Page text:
Realistic Over/Under Stat Projections For Ohio State's Top Projected Playmakers in 2020

By David Regimbal on June 25, 2020 at 10:10 am
Ohio State quarterback Justin Fields

Ohio State head coach Ryan Day had the Buckeye offense humming in 2019, and an overhauled defensive coaching staff put together a dominant unit last fall.

All of that resulted in a furious 13-0 start to the season that put Ohio State in the college football playoff, where it fell short to Clemson in a game that could've (and likely should've) gone the other way.

So many players on that team put up outrageous numbers. Running back J.K. Dobbins set the single-season benchmark for rushing yards, posting an incredible 2,003 yards and 21 touchdowns on the ground. On the other side of the ball, defensive end Chase Young was essentially unblockable, notching a school record 16.5 sacks last season despite sitting out two games.

Day and the coaching staff have to replace both Dobbins and Young this fall, but the Buckeyes are expected to make another run at the playoff this year. With expectations as high as they are, here are some realistic over/under projections for Ohio State's top playmakers this fall.

Justin Fields, Over/Under 4,000 Yards of Total Offense

Quarterback Justin Fields was absolutely brilliant in his first season with the Buckeyes, throwing for 3,273 yards and 41 touchdowns against just three interceptions. He was a threat in the run game as well, posting 484 yards and 10 touchdowns on the ground.

The Buckeyes have to replace his running mate in the backfield (Dobbins), as well as wideouts K.J. Hill, Benjimin Victor and Austin Mack. But Chris Olave is back, and the wide receiver room got a huge boost with a pair of 5-star wide receivers and two high four-star wideouts.

With another year in Day's potent system, Fields should make a leap in 2020. 

Chris Olave, Over/Under 1,000 Yards Receiving

On a team with veteran pass-catchers at every position, Olave rose above them all to lead the team in receiving last fall. He hauled in 49 passes for a team-high 849 yards and 12 touchdowns, and as the veteran of the group in 2020, Olave is on the brink of superstardom.

He'll be Fields' go-to option with Hill now graduated and off to the NFL. Olave has a great chance to become the sixth Ohio State player in program history to eclipse the 1,000 yard receiving mark in a single season, joining David Boston, Terry Glenn, Cris Carter, Michael Jenkins and Parris Campbell.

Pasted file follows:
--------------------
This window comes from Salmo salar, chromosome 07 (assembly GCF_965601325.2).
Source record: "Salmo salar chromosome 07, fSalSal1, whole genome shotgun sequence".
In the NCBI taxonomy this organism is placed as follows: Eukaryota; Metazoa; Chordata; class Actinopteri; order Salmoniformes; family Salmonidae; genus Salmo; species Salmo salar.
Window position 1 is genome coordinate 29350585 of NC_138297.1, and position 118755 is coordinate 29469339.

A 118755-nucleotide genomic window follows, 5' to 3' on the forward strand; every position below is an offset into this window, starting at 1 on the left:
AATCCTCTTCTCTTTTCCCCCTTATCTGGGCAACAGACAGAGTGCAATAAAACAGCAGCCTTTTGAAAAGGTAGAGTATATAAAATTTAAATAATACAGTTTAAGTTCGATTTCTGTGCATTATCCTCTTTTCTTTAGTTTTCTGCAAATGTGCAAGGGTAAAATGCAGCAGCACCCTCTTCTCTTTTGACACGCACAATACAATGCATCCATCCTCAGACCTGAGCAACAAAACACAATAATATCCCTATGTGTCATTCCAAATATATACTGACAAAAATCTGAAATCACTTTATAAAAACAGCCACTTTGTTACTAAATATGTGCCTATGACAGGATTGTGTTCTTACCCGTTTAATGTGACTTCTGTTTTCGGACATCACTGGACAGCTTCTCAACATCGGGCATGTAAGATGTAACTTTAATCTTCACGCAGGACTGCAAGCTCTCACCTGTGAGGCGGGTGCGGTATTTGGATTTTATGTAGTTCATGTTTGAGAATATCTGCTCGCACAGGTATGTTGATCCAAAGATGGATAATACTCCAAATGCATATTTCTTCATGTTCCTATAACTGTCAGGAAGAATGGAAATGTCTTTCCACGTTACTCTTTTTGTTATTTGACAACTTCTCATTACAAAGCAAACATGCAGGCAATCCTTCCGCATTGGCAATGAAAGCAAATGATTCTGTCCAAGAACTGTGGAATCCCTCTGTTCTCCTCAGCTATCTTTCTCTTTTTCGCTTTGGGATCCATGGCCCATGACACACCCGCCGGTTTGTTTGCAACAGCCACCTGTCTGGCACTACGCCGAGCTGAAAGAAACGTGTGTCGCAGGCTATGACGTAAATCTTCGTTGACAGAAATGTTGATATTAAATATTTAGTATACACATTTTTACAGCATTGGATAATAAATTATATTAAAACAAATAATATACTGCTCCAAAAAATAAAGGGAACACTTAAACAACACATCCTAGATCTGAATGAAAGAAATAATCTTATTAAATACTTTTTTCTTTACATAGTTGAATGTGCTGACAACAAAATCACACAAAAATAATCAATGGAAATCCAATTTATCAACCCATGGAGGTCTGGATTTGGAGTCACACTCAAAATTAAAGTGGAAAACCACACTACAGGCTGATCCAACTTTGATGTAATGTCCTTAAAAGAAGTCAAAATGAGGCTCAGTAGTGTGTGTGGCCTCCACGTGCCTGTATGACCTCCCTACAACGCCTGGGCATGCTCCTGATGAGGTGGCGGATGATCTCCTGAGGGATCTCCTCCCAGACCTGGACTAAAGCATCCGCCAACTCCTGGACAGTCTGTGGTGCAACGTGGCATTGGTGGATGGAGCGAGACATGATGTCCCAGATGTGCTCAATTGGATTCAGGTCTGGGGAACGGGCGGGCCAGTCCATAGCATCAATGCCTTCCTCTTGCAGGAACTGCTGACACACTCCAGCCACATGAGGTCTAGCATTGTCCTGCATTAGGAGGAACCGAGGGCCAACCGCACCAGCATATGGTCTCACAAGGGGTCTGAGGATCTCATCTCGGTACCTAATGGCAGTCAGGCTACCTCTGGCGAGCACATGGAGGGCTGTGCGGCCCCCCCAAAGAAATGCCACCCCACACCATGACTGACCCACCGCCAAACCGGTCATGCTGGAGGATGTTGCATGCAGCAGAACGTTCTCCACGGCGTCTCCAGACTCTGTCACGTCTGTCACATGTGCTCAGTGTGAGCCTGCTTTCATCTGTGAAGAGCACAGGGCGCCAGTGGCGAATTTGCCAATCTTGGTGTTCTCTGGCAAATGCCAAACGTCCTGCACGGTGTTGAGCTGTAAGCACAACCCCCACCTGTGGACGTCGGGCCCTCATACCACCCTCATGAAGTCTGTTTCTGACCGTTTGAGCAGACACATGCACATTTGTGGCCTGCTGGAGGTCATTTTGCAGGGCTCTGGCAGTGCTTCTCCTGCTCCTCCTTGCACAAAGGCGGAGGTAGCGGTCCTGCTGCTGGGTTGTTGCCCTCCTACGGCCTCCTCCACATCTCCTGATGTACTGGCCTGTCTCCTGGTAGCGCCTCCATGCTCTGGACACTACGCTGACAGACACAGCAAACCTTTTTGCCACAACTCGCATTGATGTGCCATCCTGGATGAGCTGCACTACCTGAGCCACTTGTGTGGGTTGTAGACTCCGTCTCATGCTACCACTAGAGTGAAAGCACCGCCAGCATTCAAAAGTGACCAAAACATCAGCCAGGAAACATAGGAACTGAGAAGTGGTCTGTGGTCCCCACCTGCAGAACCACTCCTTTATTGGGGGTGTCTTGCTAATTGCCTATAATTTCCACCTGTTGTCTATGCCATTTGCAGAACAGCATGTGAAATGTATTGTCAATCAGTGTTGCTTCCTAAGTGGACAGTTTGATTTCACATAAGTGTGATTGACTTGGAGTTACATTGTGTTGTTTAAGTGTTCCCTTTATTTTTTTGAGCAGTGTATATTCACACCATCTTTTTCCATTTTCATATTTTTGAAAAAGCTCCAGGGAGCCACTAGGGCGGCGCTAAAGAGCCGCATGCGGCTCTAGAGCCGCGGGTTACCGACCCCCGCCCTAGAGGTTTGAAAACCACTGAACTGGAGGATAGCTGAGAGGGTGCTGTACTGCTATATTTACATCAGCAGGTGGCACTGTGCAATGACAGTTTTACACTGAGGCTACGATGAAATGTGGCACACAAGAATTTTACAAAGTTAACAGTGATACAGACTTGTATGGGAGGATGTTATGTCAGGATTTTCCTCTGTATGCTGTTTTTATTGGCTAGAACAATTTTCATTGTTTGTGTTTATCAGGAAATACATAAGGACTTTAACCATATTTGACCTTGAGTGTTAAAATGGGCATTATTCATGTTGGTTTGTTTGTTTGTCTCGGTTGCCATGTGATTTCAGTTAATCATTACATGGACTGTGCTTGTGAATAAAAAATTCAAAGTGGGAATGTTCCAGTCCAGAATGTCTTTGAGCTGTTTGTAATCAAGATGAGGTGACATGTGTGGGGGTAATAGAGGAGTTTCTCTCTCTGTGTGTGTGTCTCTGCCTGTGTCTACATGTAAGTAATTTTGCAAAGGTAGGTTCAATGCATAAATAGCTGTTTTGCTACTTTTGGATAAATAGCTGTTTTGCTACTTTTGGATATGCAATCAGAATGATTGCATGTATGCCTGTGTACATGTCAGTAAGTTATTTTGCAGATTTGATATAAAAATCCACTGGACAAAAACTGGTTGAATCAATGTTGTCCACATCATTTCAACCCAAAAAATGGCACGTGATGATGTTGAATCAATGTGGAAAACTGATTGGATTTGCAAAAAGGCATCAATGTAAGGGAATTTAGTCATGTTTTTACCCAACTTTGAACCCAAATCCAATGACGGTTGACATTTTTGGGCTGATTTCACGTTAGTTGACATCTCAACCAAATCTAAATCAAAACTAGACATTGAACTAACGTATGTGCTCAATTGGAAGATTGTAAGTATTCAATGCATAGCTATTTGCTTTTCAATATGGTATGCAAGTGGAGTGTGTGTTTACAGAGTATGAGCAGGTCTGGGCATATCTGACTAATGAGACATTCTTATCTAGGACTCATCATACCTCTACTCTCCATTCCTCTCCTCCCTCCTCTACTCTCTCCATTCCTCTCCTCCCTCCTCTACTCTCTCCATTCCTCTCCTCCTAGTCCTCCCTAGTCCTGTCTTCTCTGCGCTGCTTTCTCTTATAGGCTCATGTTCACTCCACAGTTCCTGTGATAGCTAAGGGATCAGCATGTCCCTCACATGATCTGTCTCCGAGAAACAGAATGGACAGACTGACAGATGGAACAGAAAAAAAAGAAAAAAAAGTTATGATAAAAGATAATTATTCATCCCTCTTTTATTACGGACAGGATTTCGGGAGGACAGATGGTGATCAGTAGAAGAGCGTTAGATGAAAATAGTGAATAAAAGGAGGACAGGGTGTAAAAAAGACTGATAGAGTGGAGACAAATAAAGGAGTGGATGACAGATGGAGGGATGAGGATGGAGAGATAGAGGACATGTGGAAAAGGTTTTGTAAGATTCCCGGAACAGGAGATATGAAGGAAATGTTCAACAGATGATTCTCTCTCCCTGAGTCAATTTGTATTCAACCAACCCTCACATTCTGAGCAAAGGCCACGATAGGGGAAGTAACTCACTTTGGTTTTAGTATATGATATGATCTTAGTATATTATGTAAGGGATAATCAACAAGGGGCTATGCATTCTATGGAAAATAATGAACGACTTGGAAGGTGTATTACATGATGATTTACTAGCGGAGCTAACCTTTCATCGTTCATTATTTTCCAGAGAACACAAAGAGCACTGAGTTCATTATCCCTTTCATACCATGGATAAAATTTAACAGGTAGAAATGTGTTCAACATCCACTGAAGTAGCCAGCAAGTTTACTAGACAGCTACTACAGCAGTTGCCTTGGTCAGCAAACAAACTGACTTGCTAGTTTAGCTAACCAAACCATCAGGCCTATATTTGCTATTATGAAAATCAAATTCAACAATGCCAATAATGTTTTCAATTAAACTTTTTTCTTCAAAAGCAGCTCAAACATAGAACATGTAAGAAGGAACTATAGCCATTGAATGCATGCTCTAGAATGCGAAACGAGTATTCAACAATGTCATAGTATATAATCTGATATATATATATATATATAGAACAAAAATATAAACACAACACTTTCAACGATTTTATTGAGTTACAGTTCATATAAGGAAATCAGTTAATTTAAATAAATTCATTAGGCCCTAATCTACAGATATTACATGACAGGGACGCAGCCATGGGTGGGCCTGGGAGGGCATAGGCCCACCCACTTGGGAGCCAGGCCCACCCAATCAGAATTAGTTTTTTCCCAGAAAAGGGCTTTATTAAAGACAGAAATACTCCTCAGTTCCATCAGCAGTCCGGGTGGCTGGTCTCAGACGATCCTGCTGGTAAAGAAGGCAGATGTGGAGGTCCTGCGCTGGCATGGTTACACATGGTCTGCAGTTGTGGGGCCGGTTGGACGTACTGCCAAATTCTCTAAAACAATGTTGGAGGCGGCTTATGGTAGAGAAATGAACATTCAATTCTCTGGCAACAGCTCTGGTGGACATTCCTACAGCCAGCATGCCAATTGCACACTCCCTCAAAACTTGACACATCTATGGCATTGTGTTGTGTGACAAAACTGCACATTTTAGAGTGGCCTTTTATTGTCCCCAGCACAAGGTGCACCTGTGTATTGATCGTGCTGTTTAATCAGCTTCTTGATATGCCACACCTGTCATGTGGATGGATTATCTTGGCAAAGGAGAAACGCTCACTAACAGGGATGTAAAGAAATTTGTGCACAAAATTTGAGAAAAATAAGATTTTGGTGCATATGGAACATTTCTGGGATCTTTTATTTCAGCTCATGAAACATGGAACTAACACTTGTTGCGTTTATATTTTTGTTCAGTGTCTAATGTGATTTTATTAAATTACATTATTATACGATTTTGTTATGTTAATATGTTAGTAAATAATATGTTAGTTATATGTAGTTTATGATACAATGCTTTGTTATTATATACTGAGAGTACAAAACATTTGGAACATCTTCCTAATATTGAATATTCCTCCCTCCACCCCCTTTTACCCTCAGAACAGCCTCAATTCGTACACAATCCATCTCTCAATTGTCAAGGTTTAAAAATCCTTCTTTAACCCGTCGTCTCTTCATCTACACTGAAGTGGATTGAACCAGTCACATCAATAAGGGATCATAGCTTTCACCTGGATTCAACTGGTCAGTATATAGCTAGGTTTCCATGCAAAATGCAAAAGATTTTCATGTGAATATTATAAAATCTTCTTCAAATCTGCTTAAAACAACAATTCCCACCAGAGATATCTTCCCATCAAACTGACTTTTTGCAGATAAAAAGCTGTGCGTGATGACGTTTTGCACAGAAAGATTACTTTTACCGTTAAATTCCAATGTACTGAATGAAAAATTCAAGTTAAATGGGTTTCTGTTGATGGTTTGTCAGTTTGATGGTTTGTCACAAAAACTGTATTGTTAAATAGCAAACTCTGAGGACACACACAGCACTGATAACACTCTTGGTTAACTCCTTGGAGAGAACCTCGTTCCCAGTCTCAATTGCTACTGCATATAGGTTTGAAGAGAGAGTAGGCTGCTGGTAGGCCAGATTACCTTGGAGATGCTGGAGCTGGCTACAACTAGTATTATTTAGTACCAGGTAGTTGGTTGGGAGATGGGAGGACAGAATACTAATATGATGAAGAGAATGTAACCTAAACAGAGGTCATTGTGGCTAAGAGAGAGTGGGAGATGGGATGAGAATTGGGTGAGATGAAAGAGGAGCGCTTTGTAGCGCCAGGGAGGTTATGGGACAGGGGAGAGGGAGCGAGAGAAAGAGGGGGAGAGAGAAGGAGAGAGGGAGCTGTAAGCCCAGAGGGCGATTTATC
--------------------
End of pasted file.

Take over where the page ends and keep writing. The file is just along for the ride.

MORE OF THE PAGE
Trey Sermon, Over/Under 1,200 Rushing Yards 

Arguably the biggest hole on the team was made by the departure of Dobbins at running back. The Buckeyes were expected to turn things over to Master Teague, who averaged nearly six yards per carry while running for 789 yards and four touchdowns as a reserve in 2020. 

But Teague suffered an Achilles injury early this year, putting Ohio State in a bind with little experience at running back. That situation resolved itself when former Oklahoma running back Trey Sermon announced his intention to play his final season in Columbus as a transfer.

Sermon was productive when healthy for the Sooners, running for 744 yards and five touchdowns as a freshman and 947 yards and 13 touchdowns a year later. He'll likely share duties with Teague (if he can return this fall) and Steele Chambers, but eclipsing 1,200 yards is a realistic goal for Sermon.

Zach Harrison, Over/Under 8.5 Sacks

It's impossible to replace the best pass-rusher in school history with just one player, and because of that, Ohio State will rely on its tremendous depth at defensive end in 2020. But Zach Harrison, the former 5-star standout who made a splash during his freshman season, could be on the verge of a breakout sophomore campaign.

The standout from Olentangy Orange High School registered 3.5 sacks and 5.5 tackles for loss as a rotational player in 2019. He started in several games last year with the injury to Jonathon Cooper and suspension of Young, but he's stepping into a much bigger role this fall.

Under the guidance of defensive line coach Larry Johnson, Harrison has the tools and potential to be Ohio State's next first-round NFL defensive end. 

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